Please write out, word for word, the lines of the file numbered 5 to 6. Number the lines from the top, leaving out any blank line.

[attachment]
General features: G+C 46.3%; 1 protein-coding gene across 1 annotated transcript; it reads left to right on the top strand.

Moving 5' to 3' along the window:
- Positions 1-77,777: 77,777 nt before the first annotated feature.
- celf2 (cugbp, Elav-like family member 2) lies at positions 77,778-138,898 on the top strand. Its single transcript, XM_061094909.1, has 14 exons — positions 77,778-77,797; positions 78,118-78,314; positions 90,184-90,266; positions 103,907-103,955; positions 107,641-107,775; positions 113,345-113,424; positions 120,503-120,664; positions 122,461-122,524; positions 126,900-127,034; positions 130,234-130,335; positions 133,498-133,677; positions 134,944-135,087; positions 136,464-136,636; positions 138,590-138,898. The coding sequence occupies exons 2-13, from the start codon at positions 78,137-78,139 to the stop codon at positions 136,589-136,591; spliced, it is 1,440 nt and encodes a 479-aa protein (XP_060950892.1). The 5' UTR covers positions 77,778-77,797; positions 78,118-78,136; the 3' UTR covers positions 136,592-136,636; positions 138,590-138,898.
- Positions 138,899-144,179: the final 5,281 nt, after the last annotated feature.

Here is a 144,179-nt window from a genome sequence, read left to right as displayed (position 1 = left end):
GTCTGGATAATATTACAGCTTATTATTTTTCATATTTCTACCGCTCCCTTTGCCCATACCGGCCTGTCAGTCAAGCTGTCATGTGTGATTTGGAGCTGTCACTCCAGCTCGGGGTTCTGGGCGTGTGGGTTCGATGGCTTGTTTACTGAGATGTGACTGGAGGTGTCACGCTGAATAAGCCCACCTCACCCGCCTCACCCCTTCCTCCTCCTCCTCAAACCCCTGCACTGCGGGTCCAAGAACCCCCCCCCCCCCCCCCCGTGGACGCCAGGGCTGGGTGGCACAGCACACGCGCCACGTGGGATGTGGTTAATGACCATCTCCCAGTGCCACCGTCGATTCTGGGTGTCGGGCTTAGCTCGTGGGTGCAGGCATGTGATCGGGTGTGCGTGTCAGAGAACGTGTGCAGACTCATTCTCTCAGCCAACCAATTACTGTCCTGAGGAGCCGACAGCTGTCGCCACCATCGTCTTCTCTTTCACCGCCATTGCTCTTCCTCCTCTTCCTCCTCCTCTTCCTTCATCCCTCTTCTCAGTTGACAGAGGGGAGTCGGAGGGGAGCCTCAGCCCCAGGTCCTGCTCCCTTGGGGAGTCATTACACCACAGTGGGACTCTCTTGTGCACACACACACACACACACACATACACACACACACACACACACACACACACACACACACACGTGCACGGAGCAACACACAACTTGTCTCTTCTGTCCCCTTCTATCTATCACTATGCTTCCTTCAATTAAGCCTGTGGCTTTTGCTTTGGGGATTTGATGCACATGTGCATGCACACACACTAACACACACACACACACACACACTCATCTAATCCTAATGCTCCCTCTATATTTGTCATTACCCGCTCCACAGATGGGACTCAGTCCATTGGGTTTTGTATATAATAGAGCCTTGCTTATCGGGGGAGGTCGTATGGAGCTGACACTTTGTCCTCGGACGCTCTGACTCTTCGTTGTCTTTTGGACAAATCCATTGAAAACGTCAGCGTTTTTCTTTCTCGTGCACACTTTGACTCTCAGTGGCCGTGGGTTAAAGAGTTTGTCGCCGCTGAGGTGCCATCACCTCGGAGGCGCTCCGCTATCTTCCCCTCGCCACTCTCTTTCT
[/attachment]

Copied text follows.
- Positions 138,899-144,179: the final 5,281 nt, after the last annotated feature.

Here is a 144,179-nt window from a genome sequence, read left to right as displayed (position 1 = left end):